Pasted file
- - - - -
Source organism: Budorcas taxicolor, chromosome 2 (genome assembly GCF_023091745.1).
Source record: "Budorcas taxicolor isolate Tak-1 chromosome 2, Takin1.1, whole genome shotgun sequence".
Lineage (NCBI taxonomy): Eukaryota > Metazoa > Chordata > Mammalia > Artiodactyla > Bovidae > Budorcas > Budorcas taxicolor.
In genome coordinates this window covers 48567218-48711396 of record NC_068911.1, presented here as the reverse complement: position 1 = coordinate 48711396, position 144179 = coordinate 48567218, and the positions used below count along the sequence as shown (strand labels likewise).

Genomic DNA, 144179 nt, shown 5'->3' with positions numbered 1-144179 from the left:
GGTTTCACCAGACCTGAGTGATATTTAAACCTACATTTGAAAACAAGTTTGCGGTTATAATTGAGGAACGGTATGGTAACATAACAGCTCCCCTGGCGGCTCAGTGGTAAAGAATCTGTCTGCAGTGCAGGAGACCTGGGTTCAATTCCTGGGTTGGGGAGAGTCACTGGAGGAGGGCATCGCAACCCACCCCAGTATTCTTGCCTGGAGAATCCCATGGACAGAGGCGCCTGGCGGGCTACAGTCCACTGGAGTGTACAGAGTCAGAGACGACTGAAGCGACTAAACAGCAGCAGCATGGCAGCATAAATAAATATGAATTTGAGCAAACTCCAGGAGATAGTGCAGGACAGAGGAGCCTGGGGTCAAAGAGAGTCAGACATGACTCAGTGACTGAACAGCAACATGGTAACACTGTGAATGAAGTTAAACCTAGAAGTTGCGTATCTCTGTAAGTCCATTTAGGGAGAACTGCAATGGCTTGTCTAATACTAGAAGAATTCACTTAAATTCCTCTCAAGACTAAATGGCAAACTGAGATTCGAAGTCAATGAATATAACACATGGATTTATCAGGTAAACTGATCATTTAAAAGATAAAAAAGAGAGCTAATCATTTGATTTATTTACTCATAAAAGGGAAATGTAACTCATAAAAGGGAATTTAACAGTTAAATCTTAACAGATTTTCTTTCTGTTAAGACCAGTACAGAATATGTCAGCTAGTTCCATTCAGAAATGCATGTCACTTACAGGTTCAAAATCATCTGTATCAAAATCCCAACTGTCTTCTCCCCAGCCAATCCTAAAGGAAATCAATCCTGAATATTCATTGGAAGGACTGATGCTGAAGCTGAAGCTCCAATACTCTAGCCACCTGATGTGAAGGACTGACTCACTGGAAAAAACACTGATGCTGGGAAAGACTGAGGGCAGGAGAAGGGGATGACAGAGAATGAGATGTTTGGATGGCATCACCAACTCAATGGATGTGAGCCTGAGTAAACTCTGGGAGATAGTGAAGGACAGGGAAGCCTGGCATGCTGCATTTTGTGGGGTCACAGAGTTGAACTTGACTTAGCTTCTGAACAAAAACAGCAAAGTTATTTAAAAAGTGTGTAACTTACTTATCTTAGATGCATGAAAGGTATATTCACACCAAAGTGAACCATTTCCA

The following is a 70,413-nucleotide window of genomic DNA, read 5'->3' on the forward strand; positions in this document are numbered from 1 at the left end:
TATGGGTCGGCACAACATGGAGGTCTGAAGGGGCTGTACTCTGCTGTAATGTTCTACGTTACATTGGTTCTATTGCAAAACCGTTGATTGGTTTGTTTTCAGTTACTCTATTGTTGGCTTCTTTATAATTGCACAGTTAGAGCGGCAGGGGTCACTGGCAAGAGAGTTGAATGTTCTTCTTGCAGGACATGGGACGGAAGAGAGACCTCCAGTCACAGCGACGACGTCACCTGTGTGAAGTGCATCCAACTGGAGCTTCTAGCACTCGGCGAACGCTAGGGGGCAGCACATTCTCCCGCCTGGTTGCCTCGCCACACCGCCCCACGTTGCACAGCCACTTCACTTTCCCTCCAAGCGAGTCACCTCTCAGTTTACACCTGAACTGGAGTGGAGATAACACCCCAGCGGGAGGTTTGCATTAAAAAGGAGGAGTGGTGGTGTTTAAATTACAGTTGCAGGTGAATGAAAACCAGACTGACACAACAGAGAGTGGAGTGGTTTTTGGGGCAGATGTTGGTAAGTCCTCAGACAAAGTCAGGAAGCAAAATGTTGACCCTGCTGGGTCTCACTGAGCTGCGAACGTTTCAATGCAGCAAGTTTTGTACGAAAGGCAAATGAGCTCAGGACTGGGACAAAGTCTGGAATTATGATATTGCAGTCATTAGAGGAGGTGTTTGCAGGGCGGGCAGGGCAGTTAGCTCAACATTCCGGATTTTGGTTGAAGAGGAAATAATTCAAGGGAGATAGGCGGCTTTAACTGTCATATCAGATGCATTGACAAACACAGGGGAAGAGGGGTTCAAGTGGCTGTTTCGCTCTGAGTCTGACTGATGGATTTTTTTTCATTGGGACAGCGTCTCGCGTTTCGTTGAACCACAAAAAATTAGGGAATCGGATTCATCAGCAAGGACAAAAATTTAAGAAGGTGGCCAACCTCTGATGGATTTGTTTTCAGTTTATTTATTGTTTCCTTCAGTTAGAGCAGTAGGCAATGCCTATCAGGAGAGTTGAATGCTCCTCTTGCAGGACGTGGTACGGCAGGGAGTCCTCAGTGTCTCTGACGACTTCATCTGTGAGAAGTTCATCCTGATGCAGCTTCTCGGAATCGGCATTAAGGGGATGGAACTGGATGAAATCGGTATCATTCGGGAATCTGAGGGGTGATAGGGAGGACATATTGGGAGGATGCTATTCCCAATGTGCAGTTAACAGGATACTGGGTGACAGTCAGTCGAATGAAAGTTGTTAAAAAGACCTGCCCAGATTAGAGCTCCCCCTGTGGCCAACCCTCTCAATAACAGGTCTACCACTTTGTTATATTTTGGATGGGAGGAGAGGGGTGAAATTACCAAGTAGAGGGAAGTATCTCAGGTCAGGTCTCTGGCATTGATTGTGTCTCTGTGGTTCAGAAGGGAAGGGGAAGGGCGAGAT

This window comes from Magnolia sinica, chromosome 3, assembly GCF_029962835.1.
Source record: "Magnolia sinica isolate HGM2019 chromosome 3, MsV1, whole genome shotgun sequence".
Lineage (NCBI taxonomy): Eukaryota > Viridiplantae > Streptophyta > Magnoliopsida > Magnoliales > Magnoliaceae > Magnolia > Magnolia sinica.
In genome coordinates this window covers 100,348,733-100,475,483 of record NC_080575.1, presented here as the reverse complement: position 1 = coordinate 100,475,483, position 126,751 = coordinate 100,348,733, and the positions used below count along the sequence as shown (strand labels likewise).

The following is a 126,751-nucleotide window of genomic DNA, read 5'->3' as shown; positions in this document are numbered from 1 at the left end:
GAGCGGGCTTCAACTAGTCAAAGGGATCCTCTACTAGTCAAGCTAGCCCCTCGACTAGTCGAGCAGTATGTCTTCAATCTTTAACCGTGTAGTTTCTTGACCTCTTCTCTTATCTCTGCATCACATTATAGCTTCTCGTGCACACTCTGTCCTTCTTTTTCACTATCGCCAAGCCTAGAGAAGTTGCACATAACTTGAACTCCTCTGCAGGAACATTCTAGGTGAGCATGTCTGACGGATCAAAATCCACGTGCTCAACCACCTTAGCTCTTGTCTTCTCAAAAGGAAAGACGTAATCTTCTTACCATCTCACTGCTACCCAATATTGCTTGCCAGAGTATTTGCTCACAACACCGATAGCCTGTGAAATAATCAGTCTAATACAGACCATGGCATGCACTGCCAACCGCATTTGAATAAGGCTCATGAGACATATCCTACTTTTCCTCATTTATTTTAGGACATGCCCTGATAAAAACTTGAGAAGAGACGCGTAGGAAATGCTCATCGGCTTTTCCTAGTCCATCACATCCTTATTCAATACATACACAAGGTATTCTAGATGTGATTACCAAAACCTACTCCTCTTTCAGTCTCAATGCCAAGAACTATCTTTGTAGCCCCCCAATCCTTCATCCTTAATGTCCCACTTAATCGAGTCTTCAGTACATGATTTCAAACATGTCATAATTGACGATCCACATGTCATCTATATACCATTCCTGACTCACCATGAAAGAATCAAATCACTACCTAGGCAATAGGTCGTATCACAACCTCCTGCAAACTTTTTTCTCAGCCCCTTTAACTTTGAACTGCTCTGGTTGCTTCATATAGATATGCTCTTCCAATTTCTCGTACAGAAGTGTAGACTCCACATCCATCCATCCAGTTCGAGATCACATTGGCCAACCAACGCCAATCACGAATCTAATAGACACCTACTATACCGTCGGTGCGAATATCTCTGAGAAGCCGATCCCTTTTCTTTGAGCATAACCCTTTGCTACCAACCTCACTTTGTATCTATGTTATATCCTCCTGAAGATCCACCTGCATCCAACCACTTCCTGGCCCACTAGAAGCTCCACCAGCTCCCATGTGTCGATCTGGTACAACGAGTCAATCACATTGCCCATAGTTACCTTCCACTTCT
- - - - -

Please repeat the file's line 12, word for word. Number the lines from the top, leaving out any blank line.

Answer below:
In genome coordinates this window covers 100,348,733-100,475,483 of record NC_080575.1, presented here as the reverse complement: position 1 = coordinate 100,475,483, position 126,751 = coordinate 100,348,733, and the positions used below count along the sequence as shown (strand labels likewise).